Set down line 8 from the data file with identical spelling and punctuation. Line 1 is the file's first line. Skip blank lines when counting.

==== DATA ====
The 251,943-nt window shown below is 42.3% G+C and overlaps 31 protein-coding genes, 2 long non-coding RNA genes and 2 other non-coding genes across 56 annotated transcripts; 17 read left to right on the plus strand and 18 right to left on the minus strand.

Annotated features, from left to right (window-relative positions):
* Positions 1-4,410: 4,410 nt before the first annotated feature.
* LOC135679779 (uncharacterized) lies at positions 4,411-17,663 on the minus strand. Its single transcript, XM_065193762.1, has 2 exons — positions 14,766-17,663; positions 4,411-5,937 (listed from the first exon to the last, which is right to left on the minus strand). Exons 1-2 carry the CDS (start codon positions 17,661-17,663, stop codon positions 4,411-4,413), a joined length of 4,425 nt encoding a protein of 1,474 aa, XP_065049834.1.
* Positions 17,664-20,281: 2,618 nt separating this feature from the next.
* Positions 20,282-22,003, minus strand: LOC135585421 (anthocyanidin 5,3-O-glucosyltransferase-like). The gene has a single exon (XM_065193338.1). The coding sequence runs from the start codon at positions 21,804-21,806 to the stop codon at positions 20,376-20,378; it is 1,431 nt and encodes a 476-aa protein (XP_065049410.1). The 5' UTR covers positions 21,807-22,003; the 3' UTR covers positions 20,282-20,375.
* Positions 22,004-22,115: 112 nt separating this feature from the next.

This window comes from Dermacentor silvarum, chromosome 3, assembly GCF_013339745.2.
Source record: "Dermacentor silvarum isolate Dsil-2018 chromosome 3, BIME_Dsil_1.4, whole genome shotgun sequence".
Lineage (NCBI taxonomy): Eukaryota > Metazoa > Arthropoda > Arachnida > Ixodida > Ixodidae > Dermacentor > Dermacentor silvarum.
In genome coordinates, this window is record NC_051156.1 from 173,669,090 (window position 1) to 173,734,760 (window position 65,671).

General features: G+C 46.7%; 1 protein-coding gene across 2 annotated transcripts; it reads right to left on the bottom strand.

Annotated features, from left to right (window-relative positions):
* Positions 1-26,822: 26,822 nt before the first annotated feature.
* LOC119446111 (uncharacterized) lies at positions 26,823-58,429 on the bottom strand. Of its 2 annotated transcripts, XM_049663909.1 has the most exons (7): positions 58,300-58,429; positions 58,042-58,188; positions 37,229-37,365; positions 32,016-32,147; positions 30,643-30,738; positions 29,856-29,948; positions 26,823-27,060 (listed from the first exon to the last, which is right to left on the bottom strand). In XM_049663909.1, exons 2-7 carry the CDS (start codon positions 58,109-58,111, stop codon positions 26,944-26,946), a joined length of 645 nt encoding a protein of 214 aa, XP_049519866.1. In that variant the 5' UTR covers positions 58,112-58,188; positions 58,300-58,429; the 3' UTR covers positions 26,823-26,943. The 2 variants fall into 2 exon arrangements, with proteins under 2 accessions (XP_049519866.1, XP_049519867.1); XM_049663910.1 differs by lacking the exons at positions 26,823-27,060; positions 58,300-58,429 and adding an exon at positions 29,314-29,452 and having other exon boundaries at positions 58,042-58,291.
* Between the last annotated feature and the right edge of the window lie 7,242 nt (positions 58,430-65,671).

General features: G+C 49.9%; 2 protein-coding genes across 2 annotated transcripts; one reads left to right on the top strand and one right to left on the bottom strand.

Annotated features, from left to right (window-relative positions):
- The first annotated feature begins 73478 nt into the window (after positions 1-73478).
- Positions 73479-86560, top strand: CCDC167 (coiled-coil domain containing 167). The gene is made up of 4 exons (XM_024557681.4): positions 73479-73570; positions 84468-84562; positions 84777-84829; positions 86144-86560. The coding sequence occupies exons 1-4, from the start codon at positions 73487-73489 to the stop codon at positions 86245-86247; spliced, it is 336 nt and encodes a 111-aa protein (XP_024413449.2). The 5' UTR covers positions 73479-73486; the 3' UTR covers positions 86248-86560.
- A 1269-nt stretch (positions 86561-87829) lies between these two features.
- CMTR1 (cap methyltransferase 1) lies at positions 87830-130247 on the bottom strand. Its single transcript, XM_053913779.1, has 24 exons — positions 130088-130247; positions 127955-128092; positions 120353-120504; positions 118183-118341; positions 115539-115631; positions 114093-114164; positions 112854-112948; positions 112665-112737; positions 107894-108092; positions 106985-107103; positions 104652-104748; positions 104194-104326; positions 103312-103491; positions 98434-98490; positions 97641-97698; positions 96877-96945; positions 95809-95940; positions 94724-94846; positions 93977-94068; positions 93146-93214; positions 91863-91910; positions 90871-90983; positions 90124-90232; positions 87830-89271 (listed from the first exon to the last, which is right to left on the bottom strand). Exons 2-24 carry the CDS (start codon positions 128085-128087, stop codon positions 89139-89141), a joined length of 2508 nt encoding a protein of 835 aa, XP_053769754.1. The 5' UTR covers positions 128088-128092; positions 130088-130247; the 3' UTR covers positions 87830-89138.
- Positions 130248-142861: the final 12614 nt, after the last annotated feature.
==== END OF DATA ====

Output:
This window comes from Dermacentor silvarum, chromosome 3, assembly GCF_013339745.2.